Because of backlash from privacy groups, those cyberthreat-sharing bills have stalled. More expansive cybersecurity bills, including proposed security regulations at businesses operating critical infrastructure, also haven't gotten off the ground because of Republican concerns about too much regulation. In both cases, expect little change with a more Republican Congress.
Still, with major data breaches making the news frequently, Congress may have some pressure to take action, said Veronica O'Connell, vice president of government and political affairs at the Consumer Electronics Association.
"If there is another major breach — similar to Target or Home Depot — both chambers will examine" the issue, she said.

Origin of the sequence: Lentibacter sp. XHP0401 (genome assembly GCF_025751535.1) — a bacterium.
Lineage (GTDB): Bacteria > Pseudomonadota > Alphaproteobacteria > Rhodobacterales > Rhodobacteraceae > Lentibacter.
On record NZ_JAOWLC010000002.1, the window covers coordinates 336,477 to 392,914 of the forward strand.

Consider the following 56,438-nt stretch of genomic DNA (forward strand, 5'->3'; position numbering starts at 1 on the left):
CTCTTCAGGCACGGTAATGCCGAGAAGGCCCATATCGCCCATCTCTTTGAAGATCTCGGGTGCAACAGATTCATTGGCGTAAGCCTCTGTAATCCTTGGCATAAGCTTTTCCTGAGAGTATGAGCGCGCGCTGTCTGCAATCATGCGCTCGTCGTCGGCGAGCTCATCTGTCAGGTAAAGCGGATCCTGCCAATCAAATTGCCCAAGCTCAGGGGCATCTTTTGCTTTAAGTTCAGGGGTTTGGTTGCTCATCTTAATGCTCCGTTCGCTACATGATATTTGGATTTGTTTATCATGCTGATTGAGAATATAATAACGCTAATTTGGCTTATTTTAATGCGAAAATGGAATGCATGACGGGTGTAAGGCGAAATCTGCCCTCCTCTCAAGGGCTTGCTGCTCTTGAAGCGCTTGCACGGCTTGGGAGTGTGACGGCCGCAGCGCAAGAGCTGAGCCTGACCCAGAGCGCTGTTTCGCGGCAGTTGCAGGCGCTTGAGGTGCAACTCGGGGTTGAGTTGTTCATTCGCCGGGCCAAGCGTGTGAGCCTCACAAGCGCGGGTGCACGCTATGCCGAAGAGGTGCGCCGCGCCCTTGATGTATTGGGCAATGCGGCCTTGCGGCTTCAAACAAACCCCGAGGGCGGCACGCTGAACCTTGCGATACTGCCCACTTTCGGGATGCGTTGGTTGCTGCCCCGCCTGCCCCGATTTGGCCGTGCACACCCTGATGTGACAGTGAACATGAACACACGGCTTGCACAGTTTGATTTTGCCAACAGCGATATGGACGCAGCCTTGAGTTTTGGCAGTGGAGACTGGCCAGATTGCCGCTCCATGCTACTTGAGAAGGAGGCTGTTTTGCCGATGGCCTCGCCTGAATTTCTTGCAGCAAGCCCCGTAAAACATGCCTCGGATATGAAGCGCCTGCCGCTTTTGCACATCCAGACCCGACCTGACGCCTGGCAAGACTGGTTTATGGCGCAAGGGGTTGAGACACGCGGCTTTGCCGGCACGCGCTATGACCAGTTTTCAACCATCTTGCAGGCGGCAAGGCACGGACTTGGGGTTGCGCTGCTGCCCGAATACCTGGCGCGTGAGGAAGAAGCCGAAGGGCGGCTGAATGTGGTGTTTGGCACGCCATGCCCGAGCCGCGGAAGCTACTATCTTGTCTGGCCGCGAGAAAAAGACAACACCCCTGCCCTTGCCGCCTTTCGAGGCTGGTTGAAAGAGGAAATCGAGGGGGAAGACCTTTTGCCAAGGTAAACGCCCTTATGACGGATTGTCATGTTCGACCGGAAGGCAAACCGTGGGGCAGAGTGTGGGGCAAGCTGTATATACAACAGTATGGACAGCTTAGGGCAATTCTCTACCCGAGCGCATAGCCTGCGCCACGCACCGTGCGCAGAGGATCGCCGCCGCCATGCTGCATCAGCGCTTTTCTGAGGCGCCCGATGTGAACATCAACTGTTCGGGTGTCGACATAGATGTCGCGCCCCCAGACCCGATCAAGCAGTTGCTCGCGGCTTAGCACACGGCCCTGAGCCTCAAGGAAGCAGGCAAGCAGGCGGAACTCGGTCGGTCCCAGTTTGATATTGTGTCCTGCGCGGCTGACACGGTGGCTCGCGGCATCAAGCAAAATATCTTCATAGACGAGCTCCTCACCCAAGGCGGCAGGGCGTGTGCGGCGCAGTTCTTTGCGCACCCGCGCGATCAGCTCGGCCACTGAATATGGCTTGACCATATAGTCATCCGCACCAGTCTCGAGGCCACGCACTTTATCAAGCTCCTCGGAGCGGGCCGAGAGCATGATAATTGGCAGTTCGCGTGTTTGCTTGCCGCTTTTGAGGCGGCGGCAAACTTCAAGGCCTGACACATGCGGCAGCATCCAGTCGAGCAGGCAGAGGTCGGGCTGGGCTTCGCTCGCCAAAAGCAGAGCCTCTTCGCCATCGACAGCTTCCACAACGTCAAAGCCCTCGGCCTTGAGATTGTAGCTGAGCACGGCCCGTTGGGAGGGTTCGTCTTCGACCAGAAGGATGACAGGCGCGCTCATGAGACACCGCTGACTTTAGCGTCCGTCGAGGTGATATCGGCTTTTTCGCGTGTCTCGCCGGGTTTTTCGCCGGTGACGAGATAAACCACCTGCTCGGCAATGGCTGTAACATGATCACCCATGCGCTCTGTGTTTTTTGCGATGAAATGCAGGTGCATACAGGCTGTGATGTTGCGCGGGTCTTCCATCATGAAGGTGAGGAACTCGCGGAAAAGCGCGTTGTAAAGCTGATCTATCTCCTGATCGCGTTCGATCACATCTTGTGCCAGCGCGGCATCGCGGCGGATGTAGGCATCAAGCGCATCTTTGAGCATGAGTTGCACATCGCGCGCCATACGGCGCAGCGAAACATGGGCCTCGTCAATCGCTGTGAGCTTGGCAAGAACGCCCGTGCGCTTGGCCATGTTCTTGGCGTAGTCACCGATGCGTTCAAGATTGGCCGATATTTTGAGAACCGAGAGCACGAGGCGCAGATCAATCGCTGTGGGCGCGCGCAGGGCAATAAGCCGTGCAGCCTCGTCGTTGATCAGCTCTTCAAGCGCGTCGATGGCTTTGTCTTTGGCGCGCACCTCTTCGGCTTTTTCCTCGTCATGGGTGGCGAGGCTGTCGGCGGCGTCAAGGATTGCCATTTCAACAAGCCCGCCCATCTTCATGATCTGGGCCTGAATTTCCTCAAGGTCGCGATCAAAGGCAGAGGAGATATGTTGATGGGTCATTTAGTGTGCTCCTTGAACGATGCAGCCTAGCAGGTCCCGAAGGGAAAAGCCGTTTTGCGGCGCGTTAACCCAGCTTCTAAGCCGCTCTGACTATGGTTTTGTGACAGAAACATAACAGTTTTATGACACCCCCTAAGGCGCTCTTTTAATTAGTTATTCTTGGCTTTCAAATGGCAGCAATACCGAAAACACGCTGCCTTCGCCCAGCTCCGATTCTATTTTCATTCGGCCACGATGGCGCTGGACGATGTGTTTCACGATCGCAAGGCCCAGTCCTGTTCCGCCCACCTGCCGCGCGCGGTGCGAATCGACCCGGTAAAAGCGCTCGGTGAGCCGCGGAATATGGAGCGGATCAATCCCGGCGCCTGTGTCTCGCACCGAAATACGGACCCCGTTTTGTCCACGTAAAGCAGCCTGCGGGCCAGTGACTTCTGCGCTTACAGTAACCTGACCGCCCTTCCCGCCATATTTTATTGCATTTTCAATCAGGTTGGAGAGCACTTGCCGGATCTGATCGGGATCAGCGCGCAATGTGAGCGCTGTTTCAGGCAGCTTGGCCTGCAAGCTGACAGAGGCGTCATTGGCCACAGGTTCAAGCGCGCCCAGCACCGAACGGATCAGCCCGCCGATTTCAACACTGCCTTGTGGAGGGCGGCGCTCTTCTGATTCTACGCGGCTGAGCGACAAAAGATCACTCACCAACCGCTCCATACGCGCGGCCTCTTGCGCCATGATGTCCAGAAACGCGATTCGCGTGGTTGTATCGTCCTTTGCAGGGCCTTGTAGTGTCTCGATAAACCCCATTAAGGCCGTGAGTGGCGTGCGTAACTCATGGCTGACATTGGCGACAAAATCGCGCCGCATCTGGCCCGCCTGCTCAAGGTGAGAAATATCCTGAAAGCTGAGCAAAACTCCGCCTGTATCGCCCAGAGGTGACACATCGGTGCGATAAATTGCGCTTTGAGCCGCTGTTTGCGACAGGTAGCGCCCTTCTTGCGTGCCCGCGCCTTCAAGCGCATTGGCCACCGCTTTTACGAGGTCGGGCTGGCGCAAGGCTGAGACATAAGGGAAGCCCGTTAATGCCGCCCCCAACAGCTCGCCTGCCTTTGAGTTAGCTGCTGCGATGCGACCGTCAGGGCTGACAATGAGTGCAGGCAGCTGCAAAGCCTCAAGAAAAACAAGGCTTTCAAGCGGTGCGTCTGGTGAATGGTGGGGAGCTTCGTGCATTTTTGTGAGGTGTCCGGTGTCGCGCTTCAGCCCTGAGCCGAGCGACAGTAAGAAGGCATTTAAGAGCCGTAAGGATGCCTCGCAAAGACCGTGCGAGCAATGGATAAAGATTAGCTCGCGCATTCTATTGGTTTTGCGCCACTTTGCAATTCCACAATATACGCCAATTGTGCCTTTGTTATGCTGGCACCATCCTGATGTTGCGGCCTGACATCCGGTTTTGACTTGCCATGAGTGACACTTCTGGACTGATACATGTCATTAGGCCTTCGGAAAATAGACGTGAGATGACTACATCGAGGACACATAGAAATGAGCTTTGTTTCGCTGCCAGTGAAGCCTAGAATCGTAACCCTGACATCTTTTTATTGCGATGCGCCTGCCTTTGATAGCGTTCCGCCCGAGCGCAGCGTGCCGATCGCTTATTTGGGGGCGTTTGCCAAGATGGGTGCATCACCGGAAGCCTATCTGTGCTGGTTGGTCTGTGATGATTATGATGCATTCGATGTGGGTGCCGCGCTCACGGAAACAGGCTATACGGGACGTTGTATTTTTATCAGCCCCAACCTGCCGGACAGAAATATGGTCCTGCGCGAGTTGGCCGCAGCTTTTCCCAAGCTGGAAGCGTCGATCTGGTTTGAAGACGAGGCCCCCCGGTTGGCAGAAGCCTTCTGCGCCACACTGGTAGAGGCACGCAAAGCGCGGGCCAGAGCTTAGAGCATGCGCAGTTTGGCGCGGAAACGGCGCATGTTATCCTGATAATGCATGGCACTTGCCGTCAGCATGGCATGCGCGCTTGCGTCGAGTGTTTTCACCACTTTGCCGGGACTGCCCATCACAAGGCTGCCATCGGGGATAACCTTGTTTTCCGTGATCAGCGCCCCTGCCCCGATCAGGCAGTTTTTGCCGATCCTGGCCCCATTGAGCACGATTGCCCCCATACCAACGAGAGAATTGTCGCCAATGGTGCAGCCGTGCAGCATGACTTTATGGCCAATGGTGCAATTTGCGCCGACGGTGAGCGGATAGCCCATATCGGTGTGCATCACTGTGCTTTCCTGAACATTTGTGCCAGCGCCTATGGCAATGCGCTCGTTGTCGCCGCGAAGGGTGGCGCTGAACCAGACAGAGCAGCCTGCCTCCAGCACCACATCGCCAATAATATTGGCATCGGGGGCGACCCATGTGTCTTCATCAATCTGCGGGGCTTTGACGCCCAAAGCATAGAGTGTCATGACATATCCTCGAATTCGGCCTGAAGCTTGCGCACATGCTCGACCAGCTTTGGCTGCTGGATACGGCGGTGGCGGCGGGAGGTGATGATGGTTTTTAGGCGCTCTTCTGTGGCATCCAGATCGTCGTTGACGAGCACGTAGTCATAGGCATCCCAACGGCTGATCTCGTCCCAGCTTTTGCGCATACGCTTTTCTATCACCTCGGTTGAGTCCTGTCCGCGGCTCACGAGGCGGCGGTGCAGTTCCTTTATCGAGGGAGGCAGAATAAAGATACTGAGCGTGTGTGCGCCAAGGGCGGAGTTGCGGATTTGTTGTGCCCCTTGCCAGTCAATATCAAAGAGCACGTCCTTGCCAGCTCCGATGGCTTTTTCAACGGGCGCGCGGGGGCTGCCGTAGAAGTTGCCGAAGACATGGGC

While patent reform doesn't resonate with the public the same way as net neutrality or surveillance, tech groups have been pushing Congress to pass legislation that targets so-called patent trolls.
Late last year, the House, in a lopsided voted, passed the Innovation Act, which would have limited patent-holding firms from filing multiple infringement lawsuits or demanding licensing deals. Legislation stalled in the Senate, however, over concerns that it would hurt small inventors.
A Republican Senate may be "more friendly toward final passage," O'Connell said.
Republicans may make patent reform a priority to show the tech industry they care about its issues, added the Internet Association's Beckerman. Republicans may "want to show some legislative victories early," he said.
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